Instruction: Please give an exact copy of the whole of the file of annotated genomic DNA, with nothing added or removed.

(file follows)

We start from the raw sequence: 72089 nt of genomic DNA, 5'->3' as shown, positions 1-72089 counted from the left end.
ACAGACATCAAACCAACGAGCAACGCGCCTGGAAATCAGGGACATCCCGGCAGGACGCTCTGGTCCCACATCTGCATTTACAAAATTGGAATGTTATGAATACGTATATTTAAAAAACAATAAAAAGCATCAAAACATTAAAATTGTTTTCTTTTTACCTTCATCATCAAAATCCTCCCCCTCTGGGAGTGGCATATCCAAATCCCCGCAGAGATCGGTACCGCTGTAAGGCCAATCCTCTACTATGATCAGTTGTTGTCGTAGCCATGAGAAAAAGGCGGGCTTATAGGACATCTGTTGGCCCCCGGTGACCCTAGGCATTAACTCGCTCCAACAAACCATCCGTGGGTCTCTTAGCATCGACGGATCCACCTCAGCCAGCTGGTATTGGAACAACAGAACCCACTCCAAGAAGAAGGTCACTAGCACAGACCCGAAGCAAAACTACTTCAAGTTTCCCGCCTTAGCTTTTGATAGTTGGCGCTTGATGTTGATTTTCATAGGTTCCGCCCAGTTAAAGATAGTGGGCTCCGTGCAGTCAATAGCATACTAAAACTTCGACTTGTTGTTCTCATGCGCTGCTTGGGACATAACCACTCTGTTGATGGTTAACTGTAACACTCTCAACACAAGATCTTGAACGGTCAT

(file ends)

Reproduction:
We start from the raw sequence: 72089 nt of genomic DNA, 5'->3' as shown, positions 1-72089 counted from the left end.
ACAGACATCAAACCAACGAGCAACGCGCCTGGAAATCAGGGACATCCCGGCAGGACGCTCTGGTCCCACATCTGCATTTACAAAATTGGAATGTTATGAATACGTATATTTAAAAAACAATAAAAAGCATCAAAACATTAAAATTGTTTTCTTTTTACCTTCATCATCAAAATCCTCCCCCTCTGGGAGTGGCATATCCAAATCCCCGCAGAGATCGGTACCGCTGTAAGGCCAATCCTCTACTATGATCAGTTGTTGTCGTAGCCATGAGAAAAAGGCGGGCTTATAGGACATCTGTTGGCCCCCGGTGACCCTAGGCATTAACTCGCTCCAACAAACCATCCGTGGGTCTCTTAGCATCGACGGATCCACCTCAGCCAGCTGGTATTGGAACAACAGAACCCACTCCAAGAAGAAGGTCACTAGCACAGACCCGAAGCAAAACTACTTCAAGTTTCCCGCCTTAGCTTTTGATAGTTGGCGCTTGATGTTGATTTTCATAGGTTCCGCCCAGTTAAAGATAGTGGGCTCCGTGCAGTCAATAGCATACTAAAACTTCGACTTGTTGTTCTCATGCGCTGCTTGGGACATAACCACTCTGTTGATGGTTAACTGTAACACTCTCAACACAAGATCTTGAACGGTCAT